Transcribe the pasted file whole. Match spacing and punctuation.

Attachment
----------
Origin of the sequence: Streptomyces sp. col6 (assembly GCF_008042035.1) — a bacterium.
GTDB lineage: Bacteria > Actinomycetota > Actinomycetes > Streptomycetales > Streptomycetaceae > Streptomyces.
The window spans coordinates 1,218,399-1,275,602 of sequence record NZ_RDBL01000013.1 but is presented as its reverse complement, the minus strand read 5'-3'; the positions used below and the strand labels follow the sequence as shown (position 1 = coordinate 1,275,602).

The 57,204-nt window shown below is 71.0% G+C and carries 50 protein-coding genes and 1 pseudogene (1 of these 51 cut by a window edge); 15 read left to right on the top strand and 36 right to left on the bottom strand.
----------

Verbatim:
Origin of the sequence: Streptomyces sp. col6 (assembly GCF_008042035.1) — a bacterium.
GTDB lineage: Bacteria > Actinomycetota > Actinomycetes > Streptomycetales > Streptomycetaceae > Streptomyces.
The window spans coordinates 1,218,399-1,275,602 of sequence record NZ_RDBL01000013.1 but is presented as its reverse complement, the minus strand read 5'-3'; the positions used below and the strand labels follow the sequence as shown (position 1 = coordinate 1,275,602).

The 57,204-nt window shown below is 71.0% G+C and carries 50 protein-coding genes and 1 pseudogene (1 of these 51 cut by a window edge); 15 read left to right on the top strand and 36 right to left on the bottom strand.